One cannot of course ignore the mismanagement and greed that had taken place, not only within the banking community, but also on a national level – all of which contributed to the economic meltdown.  In summary, the impact has been enormous and will continue to be felt for a long time still.
As far as Private Banking is concerned, the key objective at a top tier bank is wealth preservation and investment management. Therefore, for the most part, clients that had been conservative remained relatively unaffected from the crisis, but any equity exposure led to losses within an investment portfolio, which unfortunately no one had been able to foresee. Private banking gained increased internal recognition, as banks grew dependent on their wealth management divisions to continue to produce consistent revenues. The old adage of ‘cash is king’ was evident throughout the financial crisis with private clients, however there was still the desire to chase yield, so the traditional asset class model fell apart as clients sought new ways of finding effective returns. This forced bankers to be innovative when considering potential investments, i.e anything from Central London real estate to stamps, art, cars and fine wine.
Given the recessionary nature of the economy internationally, how do see private banking evolving in the future?
Private banking will continue to grow given that well-advised clients have remained invested in cash, and are now looking to put those funds to good use. Also, private banking is expanding rapidly in the emerging markets to capture the increased growth within the BRIC countries and to capture the ‘natural resource’ generated wealth in countries like Africa which is dubbed ‘the final frontier’, and South America. We also continue to see a rapid expansion of private banking throughout the Middle East, given the wealth generated from the oil and gas industries, but primarily because private banking gives clients the opportunity to invest in far more sophisticated and quasi-investment banking products  as opposed to settling for retail banking. The former will be the crux of the evolution as private banking becomes more innovative in its product offering, and private bankers will become increasingly more technical in due course. There will of course always be clients that use their bank for their ‘pension’ money, but more clients will move towards using every area of the bank to develop a sophisticated solution for their personal needs or the needs of their business. Certainly the GFC has taught us that, in some cases, clients would rather invest in their own companies than in financial products, so private banks will need to service those companies in order to retain their respective client bases.”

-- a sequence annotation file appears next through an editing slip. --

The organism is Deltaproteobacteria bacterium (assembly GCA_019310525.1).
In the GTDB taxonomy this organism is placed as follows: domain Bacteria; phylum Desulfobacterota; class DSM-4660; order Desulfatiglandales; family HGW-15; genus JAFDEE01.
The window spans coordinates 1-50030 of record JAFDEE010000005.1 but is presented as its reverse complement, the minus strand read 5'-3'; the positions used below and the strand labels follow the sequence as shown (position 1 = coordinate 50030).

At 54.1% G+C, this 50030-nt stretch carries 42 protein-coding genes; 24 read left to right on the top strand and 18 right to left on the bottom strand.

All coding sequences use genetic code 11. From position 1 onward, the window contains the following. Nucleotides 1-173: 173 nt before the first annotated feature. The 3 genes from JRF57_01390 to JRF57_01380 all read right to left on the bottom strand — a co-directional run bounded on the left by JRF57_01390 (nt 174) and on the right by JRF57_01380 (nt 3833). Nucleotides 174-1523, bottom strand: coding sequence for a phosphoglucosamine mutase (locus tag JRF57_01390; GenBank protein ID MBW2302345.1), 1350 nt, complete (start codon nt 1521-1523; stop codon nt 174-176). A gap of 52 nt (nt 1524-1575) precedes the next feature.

You are a frequent visitor to Pakistan, what are your impressions of the banking landscape there?